In Kona, like most destinations, we were carried by currents that were at times so strong we traveled five miles during an hour’s dive. Surprisingly, we were only vaguely aware that we were moving at all—the untethered divers, the line, the ball and the boat, all subjected to the same flow rate, calmly sailed along as a unit. With so much light power deployed, the captain could easily keep tabs on the lighted line and each diver’s position. A primary concern for blackwater divers is rough seas. Anything above a 3- to 4-foot chop makes it difficult to climb back aboard a bouncing boat. Strong surface winds that accelerate the movement of the floating surface ball and attached line are also avoided. Fortunately, Kona is known for exceptionally calm waters. Our group didn’t miss one of the 21 scheduled night dives during our ten-day stay.
On our first dive the first night, we were over the side with a splash and down to 40 feet within seconds, where we stabilized and began glancing around. The lighted line hung thirty feet away glowing reassuringly through a shadowy, seventy-seven degree sea, peppered with distracting particles of marine snow (suspended organic detritus) and pulsing jelly plankton of every description. The animals we were after were out there somewhere hiding like ghosts among a profusion of reflective debris and streaming tentacles. Our job was to find them.
As luck would have it, we struck gold on our first dive in the form of five paralarval Ornate Octopuses —Chris’s inspirational long-armed sensation of 1984, which proved to be the progeny of a wide ranging Indo-Pacific inshore species. The first octopus appeared right away hanging as still as a painting and staring straight into my eyes. The others materialized at intervals over the course of the hour-long dive.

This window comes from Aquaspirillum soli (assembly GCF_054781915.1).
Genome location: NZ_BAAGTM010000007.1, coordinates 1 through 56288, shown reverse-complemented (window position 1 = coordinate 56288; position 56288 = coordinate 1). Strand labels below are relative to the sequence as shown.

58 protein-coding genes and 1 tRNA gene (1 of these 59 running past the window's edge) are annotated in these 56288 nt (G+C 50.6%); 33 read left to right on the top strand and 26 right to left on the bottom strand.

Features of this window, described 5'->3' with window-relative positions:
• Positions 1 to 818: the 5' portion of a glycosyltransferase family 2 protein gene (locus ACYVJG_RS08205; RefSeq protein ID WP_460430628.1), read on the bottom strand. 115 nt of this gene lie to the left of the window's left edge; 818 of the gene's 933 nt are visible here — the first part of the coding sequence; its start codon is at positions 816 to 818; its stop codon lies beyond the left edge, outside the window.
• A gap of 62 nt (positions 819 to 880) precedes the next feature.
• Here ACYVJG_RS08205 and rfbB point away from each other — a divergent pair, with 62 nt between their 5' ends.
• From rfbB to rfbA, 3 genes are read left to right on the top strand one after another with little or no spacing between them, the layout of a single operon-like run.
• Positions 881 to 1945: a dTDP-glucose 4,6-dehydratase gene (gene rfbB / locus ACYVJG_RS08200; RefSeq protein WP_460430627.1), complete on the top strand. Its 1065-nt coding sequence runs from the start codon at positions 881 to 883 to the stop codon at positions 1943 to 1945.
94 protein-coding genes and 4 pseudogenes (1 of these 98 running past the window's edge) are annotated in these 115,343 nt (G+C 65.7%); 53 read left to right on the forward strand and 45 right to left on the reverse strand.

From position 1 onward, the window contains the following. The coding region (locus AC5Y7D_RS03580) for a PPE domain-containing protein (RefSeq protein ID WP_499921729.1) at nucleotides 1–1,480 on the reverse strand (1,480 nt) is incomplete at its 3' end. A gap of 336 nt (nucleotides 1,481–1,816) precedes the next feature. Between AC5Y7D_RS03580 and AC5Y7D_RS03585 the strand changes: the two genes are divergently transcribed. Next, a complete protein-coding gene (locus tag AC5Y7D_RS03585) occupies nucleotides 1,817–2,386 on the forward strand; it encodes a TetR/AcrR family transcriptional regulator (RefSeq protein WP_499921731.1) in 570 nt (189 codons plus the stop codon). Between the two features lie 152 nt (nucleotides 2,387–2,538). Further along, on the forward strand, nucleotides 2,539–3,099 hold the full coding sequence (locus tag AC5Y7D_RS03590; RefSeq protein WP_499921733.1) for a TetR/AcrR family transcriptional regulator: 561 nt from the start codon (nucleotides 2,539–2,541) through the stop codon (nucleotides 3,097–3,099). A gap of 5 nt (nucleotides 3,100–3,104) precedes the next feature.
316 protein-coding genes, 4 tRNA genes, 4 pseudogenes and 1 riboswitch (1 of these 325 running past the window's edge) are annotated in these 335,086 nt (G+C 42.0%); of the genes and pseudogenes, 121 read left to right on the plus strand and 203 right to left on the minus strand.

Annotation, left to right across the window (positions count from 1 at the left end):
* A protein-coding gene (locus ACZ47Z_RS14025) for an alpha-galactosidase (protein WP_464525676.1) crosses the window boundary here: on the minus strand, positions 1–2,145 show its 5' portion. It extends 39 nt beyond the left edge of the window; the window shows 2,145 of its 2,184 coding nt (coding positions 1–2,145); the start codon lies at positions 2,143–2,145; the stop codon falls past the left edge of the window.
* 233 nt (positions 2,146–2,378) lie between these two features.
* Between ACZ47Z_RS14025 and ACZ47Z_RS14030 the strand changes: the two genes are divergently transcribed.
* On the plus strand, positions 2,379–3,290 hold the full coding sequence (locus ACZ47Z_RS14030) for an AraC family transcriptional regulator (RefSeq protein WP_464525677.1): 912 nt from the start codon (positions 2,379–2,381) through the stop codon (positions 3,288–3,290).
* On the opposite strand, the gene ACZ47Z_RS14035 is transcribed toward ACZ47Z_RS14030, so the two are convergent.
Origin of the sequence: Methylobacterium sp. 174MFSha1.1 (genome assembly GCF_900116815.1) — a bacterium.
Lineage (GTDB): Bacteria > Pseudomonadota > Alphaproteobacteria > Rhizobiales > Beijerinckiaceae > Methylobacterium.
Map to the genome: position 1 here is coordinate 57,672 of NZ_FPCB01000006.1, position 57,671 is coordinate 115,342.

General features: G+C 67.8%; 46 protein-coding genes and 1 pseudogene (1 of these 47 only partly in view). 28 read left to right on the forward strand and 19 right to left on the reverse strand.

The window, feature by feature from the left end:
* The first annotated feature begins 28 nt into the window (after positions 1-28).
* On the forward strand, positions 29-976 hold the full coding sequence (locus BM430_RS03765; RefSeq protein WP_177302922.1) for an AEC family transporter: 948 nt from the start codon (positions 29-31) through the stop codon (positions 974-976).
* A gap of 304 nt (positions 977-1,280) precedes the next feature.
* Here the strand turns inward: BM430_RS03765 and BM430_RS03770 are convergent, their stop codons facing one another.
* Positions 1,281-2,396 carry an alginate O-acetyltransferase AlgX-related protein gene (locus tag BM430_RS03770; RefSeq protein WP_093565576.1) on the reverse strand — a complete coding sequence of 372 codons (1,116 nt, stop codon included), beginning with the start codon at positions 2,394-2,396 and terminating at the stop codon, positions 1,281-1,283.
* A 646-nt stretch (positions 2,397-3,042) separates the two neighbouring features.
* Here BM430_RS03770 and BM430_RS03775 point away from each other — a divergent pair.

Finally eye-to-eye with the icon of my dreams, so bold, so wary, approaching and withdrawing again and again, vacillating between curiosity and fear. Realizing our fortune, we stayed with and worked each in turn as long as they allowed. Our decision to give our dive over to a single species proved right and a lesson relearned. On our remaining 20 drifts in Kona we only encountered one other Ornate—just one of many treasures we would never have encountered without stretching our wings and flying off to Kona.
What else were we hoping to find at night in Kona? The short answer: dramatic, seldom-seen forms of marine life. Many of the most outrageous are the larvae of deep-sea dwellers feeding in the fertile upper reaches of the ocean during their formative weeks of life—Steve’s forte. These otherworldly oddities are few and far between and require a lot of time to track down. An intriguing assortment of larval shore fishes and invertebrates, primarily the offspring of coral reef dwellers, were more common, and often every bit as ornate. We also kept a lookout for the paralarvae (larvae maturing into adults without metamorphoses) of squid and octopuses. Several of the most exquisite species nimbly weaved their elastic arms into a high state of symmetrical art when bathed in our hand lamps.
While small, solitary oceanic squid are coveted for their photographic appeal, the larger and more numerous shoaling species often become distractions. On several dives, teeming shoals of excitable, eight-to nine-inch Purpleback Flying Squid, disoriented by our array of lights, torpedoed past at the edge of darkness. The phantom throngs often left in their wake a topsy-turvy seascape of unnerving clouds resembling flak fields from antiaircraft fire. These masses of melanin and mucus—a defensive adaptation employed to confuse predators—ranged from dark strands of wisp to thick pseudomorphs the size of soccer balls. On one sizeable flyby a Purpleback blindly crashed into my spotting light leaving behind syrupy coils of ink dangling from my strobe cords.